Monday, January 31, 2011



E.E. Freeman, MD PhD

We pull over on the dusty track. The health technician opens her door. I look around expectantly, but all I see are a few cacti. She points up the scree slope, and I see a small goat track winding it’s way through the cacti. I follow her up the hill, a thirty minute scramble between rocks and shrubs, and then suddenly we pop onto a plateau, and there is a long mud hut, a roof of sticks, a small garden, and a goat pen.

An old man, wool cap and rubber boots in place, is lying on a sheep skin next to the hut, looking out over the valley. He does not see us, so we call out to him, but he does not hear, and remains still, pondering his view.

And suddenly there are kids, and dogs, and hubbub. “Welcome, welcome,” a tiny shrunken woman hidden behind years of wrinkles greets us. “This is the doctora, she comes from the University to check on the uta [common name for Leishmaniasis],” the health technician explains. “Well well,” the old lady replies, “we have plenty of that here. You are most welcome.” She gestures at a vacant spot on a sheepskin. She lines up her grandchildren, each of them with large scars across their faces. “We all have uta here,” she explains. “Even me - ” she gestures at a scar on the tip of her nose. “All of my children, all of my grandchildren, they have had the uta.” One of the young boys, the only one with red, active ulcers, has a thick white cream on his cheek. “What is that?” I ask. “Egg white to help with the swelling,” his grandmother replies. The health technician chimes in, “this little on was treated at the university three times, but he failed treatment. We are out of ideas, and his mother is sick of trying to bring him down to Lima when nothing helps.”

What is it about this place, that every single member of the family has been affected by leishmaniasis? The grandmother is more than happy to show me around. She shows me her garden, her favorite herbs she uses on the children’s faces to help with their wounds, her many goats, 42 to be precise. I look at their dogs, hosts for the leishmania parasite, checking their noses and their fur. I am still without an answer, other than that this farm must be the perfect combination of elevation, plant, and animal life for both the sandly and the leishmania parasite to thrive.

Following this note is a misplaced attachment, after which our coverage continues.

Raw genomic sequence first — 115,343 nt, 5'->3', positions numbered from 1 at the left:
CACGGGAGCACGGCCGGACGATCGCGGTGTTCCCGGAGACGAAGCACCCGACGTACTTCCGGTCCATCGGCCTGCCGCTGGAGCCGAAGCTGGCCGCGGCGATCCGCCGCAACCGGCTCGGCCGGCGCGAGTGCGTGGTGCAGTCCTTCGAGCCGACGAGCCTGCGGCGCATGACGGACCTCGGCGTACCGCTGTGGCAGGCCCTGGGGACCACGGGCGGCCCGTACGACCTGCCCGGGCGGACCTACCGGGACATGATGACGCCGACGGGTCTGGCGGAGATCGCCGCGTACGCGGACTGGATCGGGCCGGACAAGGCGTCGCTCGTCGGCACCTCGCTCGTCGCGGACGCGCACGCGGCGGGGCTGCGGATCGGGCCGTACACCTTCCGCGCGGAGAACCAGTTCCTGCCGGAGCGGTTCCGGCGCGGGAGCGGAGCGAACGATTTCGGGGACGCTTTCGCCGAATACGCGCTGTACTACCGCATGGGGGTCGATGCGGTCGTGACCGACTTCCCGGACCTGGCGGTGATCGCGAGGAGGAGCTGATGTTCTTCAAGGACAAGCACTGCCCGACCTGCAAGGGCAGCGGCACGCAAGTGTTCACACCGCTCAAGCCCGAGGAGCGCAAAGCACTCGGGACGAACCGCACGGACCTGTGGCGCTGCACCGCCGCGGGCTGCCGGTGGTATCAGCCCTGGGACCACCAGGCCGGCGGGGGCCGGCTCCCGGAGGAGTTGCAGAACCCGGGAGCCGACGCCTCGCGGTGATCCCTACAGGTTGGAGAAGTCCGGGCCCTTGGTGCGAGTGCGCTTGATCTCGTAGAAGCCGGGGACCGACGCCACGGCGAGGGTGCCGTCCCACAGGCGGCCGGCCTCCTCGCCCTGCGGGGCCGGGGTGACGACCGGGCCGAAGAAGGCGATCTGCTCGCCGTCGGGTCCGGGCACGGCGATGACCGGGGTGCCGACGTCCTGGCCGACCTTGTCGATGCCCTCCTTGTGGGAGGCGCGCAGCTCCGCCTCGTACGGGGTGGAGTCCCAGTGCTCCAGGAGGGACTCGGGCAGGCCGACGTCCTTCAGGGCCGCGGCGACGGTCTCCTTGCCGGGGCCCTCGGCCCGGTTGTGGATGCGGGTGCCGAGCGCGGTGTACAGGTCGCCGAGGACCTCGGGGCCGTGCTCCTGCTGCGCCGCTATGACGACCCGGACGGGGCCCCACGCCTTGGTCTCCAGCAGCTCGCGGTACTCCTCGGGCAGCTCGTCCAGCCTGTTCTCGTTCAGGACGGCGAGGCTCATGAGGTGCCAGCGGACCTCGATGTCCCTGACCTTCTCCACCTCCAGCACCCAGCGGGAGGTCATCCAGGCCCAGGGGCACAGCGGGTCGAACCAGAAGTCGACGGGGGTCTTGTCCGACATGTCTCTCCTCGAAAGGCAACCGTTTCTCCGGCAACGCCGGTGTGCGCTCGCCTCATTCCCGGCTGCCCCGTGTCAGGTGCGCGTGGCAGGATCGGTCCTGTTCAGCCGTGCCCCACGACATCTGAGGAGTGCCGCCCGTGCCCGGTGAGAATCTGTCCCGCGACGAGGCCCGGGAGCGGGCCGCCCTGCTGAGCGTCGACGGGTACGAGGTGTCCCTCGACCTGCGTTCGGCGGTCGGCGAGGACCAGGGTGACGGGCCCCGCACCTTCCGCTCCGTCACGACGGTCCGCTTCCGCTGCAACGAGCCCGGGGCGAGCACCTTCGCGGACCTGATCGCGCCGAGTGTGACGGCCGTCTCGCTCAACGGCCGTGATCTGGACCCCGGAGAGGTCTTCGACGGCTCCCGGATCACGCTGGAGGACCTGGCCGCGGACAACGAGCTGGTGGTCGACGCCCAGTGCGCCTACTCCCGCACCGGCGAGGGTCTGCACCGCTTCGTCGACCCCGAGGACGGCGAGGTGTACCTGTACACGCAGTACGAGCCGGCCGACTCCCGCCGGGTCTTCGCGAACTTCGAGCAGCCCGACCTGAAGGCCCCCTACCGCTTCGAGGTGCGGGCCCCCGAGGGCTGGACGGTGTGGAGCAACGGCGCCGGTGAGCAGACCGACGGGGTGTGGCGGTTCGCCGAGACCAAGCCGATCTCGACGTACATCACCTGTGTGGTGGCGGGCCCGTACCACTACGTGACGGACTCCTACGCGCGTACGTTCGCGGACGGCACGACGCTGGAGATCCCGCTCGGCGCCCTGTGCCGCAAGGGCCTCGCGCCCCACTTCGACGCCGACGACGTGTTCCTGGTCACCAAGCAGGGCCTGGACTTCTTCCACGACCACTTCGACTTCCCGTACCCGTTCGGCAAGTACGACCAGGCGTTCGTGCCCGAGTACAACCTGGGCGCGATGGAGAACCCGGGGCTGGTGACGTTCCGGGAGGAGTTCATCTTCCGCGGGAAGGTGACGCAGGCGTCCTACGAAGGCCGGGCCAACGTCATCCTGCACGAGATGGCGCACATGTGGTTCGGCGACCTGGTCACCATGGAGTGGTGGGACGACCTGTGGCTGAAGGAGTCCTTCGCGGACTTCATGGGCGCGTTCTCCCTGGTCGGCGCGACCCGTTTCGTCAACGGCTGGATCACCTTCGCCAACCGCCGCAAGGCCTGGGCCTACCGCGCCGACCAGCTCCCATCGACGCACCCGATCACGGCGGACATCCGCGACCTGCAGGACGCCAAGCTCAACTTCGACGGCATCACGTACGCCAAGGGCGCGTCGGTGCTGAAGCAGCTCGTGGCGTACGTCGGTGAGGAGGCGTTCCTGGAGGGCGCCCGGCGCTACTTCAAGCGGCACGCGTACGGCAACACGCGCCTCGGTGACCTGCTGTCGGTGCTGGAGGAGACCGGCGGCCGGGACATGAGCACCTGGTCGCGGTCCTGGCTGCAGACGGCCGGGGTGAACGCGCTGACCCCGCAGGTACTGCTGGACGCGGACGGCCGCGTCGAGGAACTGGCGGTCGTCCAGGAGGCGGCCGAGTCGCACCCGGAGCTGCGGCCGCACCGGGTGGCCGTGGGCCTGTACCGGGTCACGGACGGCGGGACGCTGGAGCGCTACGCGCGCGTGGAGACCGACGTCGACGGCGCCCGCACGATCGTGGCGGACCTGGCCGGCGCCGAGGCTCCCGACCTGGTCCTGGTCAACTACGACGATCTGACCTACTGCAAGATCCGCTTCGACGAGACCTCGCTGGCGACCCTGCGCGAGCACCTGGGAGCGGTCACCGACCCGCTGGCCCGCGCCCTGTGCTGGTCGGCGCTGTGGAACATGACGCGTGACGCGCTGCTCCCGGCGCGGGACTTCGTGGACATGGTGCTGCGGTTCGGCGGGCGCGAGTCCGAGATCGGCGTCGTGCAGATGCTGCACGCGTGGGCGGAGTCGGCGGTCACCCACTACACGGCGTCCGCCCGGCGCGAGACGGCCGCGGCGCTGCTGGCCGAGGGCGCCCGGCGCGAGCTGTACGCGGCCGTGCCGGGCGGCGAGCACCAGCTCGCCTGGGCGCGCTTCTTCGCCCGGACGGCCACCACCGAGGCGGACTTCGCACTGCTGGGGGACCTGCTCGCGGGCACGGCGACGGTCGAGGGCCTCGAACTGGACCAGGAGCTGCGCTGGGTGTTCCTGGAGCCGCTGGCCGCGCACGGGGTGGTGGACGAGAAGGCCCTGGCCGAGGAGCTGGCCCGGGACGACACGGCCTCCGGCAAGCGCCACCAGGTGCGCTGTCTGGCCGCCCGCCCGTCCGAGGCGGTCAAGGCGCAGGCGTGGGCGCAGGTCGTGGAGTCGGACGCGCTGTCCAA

After my walk around the farm I return to the sheepskin. The old man sits next to me. He’s been deaf for allegedly two months, though I guess it is longer. The local health technician started him on ampicillin, just in case it’s from an ear infection. A bilateral ear infection in an elderly man with no other symptoms? Instead I talk to the old man about getting his hearing tested, maybe getting evaluated in the city, but he grins and shakes his head.

“How old are you?” I probe.

“Six grandchildren!” he motions across the sheepskin proudly, grinning.

“No, you deaf fool! How OLD are you? How OLD? That is what the doctor is asking!” his wife yells.

“I’m a deaf fool? You can barely see!” he shakes his fist at her, her eyes cloudy from cataracts.

“What can I do with him, what can I do,” she shakes her head, not unkindly.

His children came for him one day, up from Lima in a car, which is a feat in and of itself, to bring him down to the hospital for an exam, but he refused to go. “I’m 81, why would I go to Lima? I’m old, I’m meant to die here. No need to waste anything on me. I don’t have too many years left.” So he stayed. She was scheduled to have her cataract surgery done in Lima, but she heard about a woman across the valley who went blind after eye surgery. “It’s safer not to.” So she stayed. And here they sit, on their farm infested with sandflies, with a beautiful view across the Andes and their 42 goats.

My biology student hands me a pad and a pen. “You should write it down. They’ll listen to you. You’re a foreigner and a doctor.” I write in huge letters in Spanish: “GO TO LIMA FOR TREATMENT.” They laugh at me, and I laugh with them. They will be sitting here on their sheepskins, of that I am sure, watching the clouds roll in, tending to their farm, until death comes to take them. It does not matter what I write.

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